Sprouts truly are the best locally-grown food, yet not enough people eat or grow them. Considering their many health and environmental benefits, it’s time to consider adding sprouts to your diet.
10 Reasons To Eat More Sprouts:
1. Experts estimate that there can be up to 100 times more enzymes in sprouts than uncooked fruits and vegetables. Enzymes are special types of proteins that act as catalysts for all your body’s functions. Extracting more vitamins, minerals, amino acids, and essential fatty acids from the foods you eat to ensure that your body has the nutritional building blocks of life to ensure every process works more effectively.
in the beans, nuts, seeds, or grains improves when it is sprouted. Proteins change during the soaking and sprouting process, improving its nutritional value. The amino acid lysine, for example, which is needed to prevent cold sores and to maintain a healthy immune system
3. The fiber content of the beans, nuts, seeds, or grains increases substantially. Fiber is critical to weight loss. It not only binds to fats and toxins in our body to escort them out,
4. Vitamin content increases dramatically. This is especially true of vitamins A, B-complex, C, and E. The
5. Essential fatty acid content increases during
6. During sprouting, minerals bind to
7. Sprouts are the ultimate locally-grown food. When you grow them
8. The energy contained in the seed, grain, nut, or legume is ignited through soaking and sprouting.
9. Sprouts are alkalizing to your body. Many illnesses including cancer have been linked to excess acidity in the body.
10. Sprouts are inexpensive. People frequently use the cost of
Growing your own is a great way to have a supply of gourmet varieties, ensure access to high-quality fresh foods year-round if you live in a colder climate, or simply to become more aware of the food you are eating.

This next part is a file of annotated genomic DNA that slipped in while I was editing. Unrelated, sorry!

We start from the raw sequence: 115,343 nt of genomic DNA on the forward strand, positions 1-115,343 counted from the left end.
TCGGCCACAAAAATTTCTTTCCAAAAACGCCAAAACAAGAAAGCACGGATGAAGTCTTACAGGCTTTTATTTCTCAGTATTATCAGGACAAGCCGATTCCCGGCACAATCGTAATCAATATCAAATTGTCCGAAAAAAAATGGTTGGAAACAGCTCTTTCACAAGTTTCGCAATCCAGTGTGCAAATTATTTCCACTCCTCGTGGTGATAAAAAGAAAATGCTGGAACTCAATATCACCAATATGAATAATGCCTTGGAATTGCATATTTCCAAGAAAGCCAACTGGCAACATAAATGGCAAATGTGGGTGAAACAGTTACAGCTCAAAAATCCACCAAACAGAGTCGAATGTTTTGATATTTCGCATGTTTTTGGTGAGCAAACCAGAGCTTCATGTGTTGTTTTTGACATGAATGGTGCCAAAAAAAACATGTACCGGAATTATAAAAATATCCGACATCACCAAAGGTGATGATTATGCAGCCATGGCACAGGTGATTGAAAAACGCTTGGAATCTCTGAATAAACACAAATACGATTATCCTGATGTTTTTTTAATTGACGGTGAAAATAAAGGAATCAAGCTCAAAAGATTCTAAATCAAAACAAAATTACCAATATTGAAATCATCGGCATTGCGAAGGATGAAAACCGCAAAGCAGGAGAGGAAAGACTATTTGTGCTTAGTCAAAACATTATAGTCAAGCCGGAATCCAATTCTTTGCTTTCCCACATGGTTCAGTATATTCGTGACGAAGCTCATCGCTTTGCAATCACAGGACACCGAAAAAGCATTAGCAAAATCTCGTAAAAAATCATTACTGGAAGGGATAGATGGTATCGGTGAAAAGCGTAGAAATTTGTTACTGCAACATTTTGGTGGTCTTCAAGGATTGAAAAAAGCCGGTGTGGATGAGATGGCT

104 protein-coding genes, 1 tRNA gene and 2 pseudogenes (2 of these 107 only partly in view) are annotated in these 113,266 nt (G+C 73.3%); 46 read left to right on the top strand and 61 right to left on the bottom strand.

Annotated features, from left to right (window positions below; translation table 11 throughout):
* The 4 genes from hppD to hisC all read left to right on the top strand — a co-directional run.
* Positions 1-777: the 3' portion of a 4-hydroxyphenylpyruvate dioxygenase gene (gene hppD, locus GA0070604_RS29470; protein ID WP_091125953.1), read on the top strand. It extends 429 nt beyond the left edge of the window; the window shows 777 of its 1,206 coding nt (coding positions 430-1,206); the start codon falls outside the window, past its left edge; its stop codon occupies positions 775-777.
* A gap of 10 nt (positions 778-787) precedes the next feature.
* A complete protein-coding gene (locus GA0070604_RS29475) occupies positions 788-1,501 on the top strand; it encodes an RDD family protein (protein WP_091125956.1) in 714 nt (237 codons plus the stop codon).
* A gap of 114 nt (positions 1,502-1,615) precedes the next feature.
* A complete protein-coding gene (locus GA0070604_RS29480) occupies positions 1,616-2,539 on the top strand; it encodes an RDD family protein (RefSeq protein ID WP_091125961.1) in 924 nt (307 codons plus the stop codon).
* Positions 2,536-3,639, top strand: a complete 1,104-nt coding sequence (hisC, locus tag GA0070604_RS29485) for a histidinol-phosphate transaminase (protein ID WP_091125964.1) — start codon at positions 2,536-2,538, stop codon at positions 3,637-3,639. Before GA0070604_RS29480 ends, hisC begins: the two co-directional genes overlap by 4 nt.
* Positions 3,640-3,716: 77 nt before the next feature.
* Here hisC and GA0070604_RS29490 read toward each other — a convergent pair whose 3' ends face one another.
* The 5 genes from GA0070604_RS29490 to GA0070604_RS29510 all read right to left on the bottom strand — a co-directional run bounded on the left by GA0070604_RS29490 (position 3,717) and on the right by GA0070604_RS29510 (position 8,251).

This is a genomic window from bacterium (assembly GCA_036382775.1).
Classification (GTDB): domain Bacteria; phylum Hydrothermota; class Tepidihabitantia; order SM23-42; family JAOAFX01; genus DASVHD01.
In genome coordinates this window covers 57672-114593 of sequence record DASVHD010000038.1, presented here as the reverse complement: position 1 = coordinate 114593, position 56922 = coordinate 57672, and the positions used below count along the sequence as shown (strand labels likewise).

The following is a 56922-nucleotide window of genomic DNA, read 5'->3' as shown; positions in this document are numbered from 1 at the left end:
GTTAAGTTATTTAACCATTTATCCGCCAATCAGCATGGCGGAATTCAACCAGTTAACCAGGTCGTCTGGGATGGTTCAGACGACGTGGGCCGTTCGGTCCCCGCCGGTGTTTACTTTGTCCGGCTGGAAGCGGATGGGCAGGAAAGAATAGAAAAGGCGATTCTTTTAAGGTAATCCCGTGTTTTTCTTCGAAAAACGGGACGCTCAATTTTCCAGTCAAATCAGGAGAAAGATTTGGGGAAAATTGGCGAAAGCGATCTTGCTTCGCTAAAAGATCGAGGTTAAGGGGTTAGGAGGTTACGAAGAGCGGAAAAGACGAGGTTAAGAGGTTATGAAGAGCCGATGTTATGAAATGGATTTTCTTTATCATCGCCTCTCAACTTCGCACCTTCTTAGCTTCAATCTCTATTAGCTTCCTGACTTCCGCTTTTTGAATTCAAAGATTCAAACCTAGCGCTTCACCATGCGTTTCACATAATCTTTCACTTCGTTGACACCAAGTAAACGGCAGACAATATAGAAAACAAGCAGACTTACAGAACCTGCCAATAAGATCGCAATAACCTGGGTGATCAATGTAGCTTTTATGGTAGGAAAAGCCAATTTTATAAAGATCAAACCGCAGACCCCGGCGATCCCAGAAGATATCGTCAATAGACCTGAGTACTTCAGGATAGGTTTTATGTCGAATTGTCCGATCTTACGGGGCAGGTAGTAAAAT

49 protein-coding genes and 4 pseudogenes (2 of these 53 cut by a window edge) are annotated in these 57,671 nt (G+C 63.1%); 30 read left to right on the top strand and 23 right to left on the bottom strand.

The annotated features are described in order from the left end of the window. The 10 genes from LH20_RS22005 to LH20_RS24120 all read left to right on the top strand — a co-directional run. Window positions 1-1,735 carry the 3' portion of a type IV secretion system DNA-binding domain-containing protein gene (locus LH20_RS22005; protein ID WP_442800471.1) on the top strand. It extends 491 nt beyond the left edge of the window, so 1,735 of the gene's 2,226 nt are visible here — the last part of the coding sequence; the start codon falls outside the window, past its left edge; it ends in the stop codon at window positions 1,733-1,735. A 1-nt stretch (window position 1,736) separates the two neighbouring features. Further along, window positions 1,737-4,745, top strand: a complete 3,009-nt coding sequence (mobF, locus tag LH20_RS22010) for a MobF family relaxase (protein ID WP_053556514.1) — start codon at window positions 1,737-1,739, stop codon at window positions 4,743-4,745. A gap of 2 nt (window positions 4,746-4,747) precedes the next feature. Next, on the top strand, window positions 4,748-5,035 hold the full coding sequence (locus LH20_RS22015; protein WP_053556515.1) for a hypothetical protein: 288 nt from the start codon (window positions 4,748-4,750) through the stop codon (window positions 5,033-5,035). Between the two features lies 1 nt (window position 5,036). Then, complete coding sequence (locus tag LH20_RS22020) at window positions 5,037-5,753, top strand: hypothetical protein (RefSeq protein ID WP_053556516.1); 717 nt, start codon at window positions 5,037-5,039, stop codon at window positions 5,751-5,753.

I prefer the jar method which involves using a wide-mouth mason jar and either sprout lids from a health food store or cheesecloth and a rubber band.
You’ll need only a few basic supplies to get started sprouting. They include: organic sprouting seeds, nuts, legumes, or grains (such as mung beans, alfalfa seeds, clover seeds, broccoli seeds, and garbanzo beans.)
Avoid sprouting kidney beans as they are poisonous if eaten raw or sprouted. Make sure the seeds you choose are from a reputable supplier that can guarantee they haven’t been heated during processing, which prevents them from sprouting.
What You’ll Need:
1. Large wide mouth mason jar
2. Sprouting lids for jars (Sprouting lids are typically available in most health food stores but you can use cheesecloth and rubber bands over the top of the jars if you prefer)
Now you’re ready to get sprouting!
For hygiene’s sake, wash your hands before handling seeds.
Remove any broken or discolored seeds, stones, twigs, or hulls that may have found their way into your sprouting seeds.
Place one type of seed in the jar. Use about a teaspoon of seeds
Cover the seeds with pure water. If you are using a few tablespoons of seeds, cover with at least one cup of water. If you are using beans, nuts, or grains, use at least three times the water of the amount of seed. In other words, one cup
Allow the seeds to soak for about 6 to 12 hours. I find it easiest to start them before going to bed. They absorb the water while I’m sleeping and are ready to start sprouting in the morning.
Cover the jar with the sprouting lids or cheesecloth. If you’re using cheesecloth, secure over the top of the jar with a rubber band. Drain off the water.
Rinse thoroughly with fresh water and drain off the water again. Set upside down in a clean, cool spot in your kitchen area,
Rinse the sprouts a few times a day. Be sure to drain them well each time.
Once the sprouts are ready to be harvested (this amount of
To increase the mineral content